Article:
There’s a nice interview with Krys Lee, author of Drifting House, on the Asia House website. Drifting House was LKL’s book of the year last year, and so we’re looking forward to seeing Ms Lee at the Asia House Festival of Asian Literature next month.
At LKL we were lukewarm, but we don’t mind being in the minority. So congratulations to Adam Johnson for winning the 2013 Pulitzer Prize for Fiction, “for distinguished fiction by an American author, preferably dealing with American life,” with The Orphan Master’s Son. Source: www.pulitzer.org
Yoko Kawashima Watkins: So Far from the Bamboo Grove Harper Collins, 1986 Reprinted with letter from the author, 2008 183pp This time last year, Wikileaks revealed that when Mitt Romney, then Governor of Massachussetts, visited Korea in December 2006, one of the topics raised by the Korean Acting Foreign Minister Cho Jung-pyo was this short […]
Martin Limón: Mr Kill Soho Crime, 2011, 375pp Damn. He’s never done this before. This is Martin Limón’s 7th novel in his exciting, action-packed series featuring George Sueño and Ernie Bascom, investigators in the military police attached to the US 8th Army in 1970s Seoul Although the novels have been written over the course of […]
Having read all seven of his previous novels, I’m delighted to have discovered that the 8th was published a few weeks ago. He might have thrown historical credibility to the winds this time round, but who cares? It sounds an absolute blast: Seoul, early 1970s: US Army Sergeant George Sueño is on a mission of […]
Adam Johnson: The Orphan Master’s Son Doubleday, 2012 The publication of The Orphan Master’s Son, the second novel by Adam Johnson, had lucky timing, surfing the wave of interest in the North caused by the death of Kim Jong-il. The newspapers duly lined up to review it to general acclaim, but an early battleground formed: […]
Small talk: interview with Korean American writer Krys Lee in the FT http://t.co/VN4wRXzT (via @rjkoehler). Her first book, Drifting House, a collection of short stories set in North Korea, South Korea and the US, is now available on Amazon.
Richard E. Kim: The Martyred First published by George Braziller, 1964 Published in Penguin Classics 2011, with introduction by Heinz Insu Fenzl and Preface by Susan Choi. 199 pp Fourteen North Korean priests are rounded up by the communists just before North Korea invades the South in June 1950. Twelve of the priests are shot, […]
Martin Limón: G.I. Bones Soho Crime 2009 G.I. Bones is the sixth in Martin Limón’s excellent series featuring George Sueño and Ernie Bascom, detectives from the US military based in 1970s Seoul. The first in the series, Jade Lady Burning, was published nearly 20 years ago in 1992, but our investigators are still in their […]
Sergeants Sueño & Bascom return in December with Mr. Kill – the 7th in Martin Limón’s excellent detective series set in 70s Seoul. So far, on Kindle only. http://t.co/WvNAx8eT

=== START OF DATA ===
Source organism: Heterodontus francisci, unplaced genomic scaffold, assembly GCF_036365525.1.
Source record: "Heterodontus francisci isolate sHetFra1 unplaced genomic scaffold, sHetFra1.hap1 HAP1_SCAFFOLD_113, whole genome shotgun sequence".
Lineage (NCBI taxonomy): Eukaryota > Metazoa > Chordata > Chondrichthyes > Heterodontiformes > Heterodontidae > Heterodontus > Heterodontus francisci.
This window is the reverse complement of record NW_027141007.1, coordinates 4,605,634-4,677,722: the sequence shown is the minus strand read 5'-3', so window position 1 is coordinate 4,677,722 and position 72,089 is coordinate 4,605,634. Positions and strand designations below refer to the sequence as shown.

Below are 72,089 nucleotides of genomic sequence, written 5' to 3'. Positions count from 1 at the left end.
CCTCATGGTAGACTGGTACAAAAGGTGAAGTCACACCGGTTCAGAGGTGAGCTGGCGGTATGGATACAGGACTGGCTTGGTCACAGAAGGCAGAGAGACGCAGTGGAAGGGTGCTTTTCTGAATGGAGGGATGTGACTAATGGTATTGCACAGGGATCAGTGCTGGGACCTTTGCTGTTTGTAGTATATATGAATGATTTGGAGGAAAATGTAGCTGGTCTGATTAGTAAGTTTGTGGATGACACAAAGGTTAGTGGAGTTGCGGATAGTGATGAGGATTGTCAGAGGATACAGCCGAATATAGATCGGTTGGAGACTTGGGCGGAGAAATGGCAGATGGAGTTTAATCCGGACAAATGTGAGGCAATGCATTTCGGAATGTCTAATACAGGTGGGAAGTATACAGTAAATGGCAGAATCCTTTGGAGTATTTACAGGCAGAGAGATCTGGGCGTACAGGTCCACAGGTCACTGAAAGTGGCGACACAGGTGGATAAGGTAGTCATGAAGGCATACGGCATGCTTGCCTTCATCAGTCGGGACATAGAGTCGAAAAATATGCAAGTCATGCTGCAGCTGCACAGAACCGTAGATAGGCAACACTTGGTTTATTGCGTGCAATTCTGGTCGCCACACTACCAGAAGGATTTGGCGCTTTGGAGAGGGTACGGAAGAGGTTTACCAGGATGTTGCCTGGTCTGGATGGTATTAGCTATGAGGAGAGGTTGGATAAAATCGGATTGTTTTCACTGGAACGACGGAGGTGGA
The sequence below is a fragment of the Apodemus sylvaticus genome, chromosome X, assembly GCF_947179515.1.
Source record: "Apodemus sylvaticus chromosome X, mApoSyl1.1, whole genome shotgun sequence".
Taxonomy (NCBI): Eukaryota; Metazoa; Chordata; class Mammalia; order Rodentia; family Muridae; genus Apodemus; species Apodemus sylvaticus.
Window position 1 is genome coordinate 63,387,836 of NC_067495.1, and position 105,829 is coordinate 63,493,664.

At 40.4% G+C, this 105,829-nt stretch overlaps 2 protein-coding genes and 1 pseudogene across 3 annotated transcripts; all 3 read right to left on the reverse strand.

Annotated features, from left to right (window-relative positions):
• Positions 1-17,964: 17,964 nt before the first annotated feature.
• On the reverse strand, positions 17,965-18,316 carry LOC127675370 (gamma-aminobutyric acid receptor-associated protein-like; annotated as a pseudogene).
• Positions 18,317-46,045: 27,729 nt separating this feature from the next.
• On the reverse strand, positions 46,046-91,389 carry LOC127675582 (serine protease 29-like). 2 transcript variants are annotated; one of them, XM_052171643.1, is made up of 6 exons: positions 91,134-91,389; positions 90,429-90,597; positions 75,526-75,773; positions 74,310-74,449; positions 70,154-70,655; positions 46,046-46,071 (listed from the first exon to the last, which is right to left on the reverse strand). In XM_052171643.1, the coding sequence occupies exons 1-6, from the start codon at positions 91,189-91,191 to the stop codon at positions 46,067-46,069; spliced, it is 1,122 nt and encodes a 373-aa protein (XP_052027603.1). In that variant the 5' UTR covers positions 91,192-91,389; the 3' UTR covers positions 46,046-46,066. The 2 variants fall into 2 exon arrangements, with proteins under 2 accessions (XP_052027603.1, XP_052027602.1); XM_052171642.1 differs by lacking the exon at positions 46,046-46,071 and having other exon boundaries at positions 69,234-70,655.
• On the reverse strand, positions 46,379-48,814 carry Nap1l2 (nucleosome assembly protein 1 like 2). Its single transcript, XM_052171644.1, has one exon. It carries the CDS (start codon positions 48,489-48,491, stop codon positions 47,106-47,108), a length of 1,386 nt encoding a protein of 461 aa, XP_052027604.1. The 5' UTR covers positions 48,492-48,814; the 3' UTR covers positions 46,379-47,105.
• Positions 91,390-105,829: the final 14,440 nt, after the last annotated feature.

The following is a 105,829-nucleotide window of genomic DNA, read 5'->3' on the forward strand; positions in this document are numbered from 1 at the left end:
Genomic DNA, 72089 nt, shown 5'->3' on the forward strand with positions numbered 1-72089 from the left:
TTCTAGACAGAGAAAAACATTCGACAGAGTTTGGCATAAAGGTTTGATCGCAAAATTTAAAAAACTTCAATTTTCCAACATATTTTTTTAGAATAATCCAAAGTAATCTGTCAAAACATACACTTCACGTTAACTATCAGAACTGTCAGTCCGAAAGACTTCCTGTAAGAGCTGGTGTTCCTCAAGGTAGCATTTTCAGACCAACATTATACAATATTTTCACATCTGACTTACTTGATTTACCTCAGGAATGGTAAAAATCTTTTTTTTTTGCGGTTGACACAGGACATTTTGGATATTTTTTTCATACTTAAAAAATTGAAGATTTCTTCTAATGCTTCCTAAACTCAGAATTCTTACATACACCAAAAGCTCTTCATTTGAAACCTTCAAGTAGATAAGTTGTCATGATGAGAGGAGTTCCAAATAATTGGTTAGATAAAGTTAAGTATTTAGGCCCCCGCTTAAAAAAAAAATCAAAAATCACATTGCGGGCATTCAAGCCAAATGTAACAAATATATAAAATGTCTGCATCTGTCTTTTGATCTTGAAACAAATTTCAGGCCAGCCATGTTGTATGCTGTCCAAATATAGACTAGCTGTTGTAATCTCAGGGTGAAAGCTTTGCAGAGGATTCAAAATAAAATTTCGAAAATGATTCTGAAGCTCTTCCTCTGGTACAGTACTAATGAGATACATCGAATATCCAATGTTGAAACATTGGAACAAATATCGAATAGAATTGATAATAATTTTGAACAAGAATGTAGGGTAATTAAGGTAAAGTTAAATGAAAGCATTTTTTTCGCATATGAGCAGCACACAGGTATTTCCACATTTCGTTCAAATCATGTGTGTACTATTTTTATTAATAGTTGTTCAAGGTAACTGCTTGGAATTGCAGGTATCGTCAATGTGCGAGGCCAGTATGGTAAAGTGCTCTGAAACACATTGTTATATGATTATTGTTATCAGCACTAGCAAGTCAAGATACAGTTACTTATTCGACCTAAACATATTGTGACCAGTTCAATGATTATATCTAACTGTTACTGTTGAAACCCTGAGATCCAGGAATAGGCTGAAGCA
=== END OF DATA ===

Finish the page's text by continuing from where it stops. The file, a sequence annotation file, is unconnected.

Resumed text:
WikiLeaks: Massachusetts governor Romney discussed So Far From the Bamboo Grove with acting foreign minister Cho Jung-pyo in 2006. The book, on state school reading lists, contributes to a negative perception of Koreans.
Korean American author Samuel Park debuts with This Burns My Heart – a love story set in post-war Korea. Out now. http://bit.ly/mPROF6 #. Feature in Good Reads.
The number of Korea-related publications in the Penguin Classics list can probably be counted on the fingers of one hand, and most are by ancient Confucian sages. The publisher’s blurb below says that if you like Lee Changrae’s The Surrendered you’ll like this: Richard E Kim’s The Martyred. Lee didn’t do a good sales job […]
Three DPRK-related books get a brief review in the Economist. Guy Delisle’s Pyongyang: A Journey in North Korea, the latest James Church, and the thriller Maximum Target by Martin Gower: http://econ.st/mqErGC # Links: LKL reviews Guy Delisle: Pyongyang – A Journey in North Korea
Kim Sok-pom: The Curious Tale of Mandogi’s Ghost Translated by Cindi Textor Columbia University Press, 2010 (114pp) Originally published in Japanese, 1970. What seems to be new entrant in the Korean literature in translation market is more complicated than it first seems. The author, Kim Sok-pom, is actually a second-generation zainichi Korean resident in Japan, […]
Jayne Anne Phillips: Lark and Termite Vintage Books, 2009 Surely the most carefully crafted sentence in a novel is the opening one. So when a reader is faced with an opening sentence that would not only have the Microsoft grammar checker going crazy with those irritating green wiggly lines but which would fox a literate […]
Two recent books to avoid: Kimchi-flavored erotica? "In Deep Kimchi" on Amazon: http://amzn.to/fB5KfN. Looks totally dreadful, particularly as it seems to be about sex with a J-pop band #. Via KTLit.com. Charles Montgomery says a new book on Dokdo Thirty Three Shouts is “A Complete Waste of Time http://bit.ly/i6RIUT #